Difficult political calculations are also necessary when it comes to the reintegration of former combatants – an issue of which Colombia of course has ample experience. In this area the hard truth is that the long-term success of a peace process may depend on the political health and viability of the weaker party. In order to facilitate the transition of the FARC to political life and minimise the risks of its fragmentation into criminality, Crisis Group has therefore recommended a collective reintegration scheme for the FARC – with the possibility for FARC members who want to opt out the possibility of participating in an individual reintegration program. If the FARC is able to meet strict standards of financial transparency, accountability and internal democracy, we would also recommend that that FARC has co-responsibility for running its reintegration programs.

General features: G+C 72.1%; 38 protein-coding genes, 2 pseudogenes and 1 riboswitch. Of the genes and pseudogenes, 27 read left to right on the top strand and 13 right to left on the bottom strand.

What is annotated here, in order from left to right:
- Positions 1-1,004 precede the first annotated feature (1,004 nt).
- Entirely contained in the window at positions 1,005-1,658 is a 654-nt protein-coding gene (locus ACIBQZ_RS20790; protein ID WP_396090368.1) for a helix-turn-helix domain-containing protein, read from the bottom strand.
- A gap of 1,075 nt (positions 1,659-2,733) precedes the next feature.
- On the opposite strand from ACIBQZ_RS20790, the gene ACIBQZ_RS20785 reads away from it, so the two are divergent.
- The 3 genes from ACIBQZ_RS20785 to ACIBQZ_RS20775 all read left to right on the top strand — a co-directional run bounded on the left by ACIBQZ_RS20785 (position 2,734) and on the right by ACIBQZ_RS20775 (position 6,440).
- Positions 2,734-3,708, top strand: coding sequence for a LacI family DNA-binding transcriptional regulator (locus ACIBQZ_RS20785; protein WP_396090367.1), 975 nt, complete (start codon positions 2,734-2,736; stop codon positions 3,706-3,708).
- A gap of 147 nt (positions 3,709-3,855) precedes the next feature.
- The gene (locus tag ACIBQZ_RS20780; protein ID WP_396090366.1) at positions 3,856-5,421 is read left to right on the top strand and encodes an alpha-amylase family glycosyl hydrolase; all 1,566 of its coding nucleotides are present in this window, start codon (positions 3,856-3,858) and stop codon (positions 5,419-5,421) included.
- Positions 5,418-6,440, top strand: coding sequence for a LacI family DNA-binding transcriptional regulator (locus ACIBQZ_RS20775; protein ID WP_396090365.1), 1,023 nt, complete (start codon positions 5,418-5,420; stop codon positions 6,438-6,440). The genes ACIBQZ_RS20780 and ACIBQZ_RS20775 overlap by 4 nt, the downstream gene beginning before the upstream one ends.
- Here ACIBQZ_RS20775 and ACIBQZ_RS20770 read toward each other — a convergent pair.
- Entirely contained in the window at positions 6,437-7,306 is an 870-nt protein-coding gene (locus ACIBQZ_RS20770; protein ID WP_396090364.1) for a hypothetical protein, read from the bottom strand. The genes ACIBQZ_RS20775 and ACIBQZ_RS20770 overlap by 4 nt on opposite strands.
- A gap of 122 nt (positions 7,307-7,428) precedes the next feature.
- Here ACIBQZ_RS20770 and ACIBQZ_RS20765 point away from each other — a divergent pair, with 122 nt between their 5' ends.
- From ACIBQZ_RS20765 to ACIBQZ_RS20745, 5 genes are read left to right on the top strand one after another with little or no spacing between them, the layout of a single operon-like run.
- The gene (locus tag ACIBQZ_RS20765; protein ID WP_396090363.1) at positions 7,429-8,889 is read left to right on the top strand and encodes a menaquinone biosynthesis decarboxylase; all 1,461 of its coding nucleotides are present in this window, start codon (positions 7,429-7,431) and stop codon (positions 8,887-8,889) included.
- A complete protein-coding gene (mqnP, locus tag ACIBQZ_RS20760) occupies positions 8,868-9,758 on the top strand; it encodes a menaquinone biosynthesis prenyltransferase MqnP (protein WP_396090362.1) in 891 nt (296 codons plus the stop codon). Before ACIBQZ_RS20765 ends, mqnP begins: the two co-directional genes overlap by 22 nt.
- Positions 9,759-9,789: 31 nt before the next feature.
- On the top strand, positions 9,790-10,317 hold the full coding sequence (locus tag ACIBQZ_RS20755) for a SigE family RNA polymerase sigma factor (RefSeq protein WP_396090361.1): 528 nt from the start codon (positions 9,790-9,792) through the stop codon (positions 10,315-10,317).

Reconciliation and transitional justice also have implications for a post-conflict strategy: issues of property and land ownership are often closely related to the history of the conflict, which – as in Colombia – may have been partly triggered by such issues, and will often have been amplified by years of violence. Ignoring them will seriously hamper development, as uncertainty on ownership prevents returns of IDPs, the revitalisation of agriculture, and may hinder new investments (two situations as different as Kosovo and Timor-Leste are good illustrations of this problem). Here I would like to draw attention to the critical issue of demining, which, as has been seen in conflict situations as varied as Cambodia, Afghanistan and Senegal (Casamance), can be a critical tool for peacebuilding, as well as a humanitarian necessity.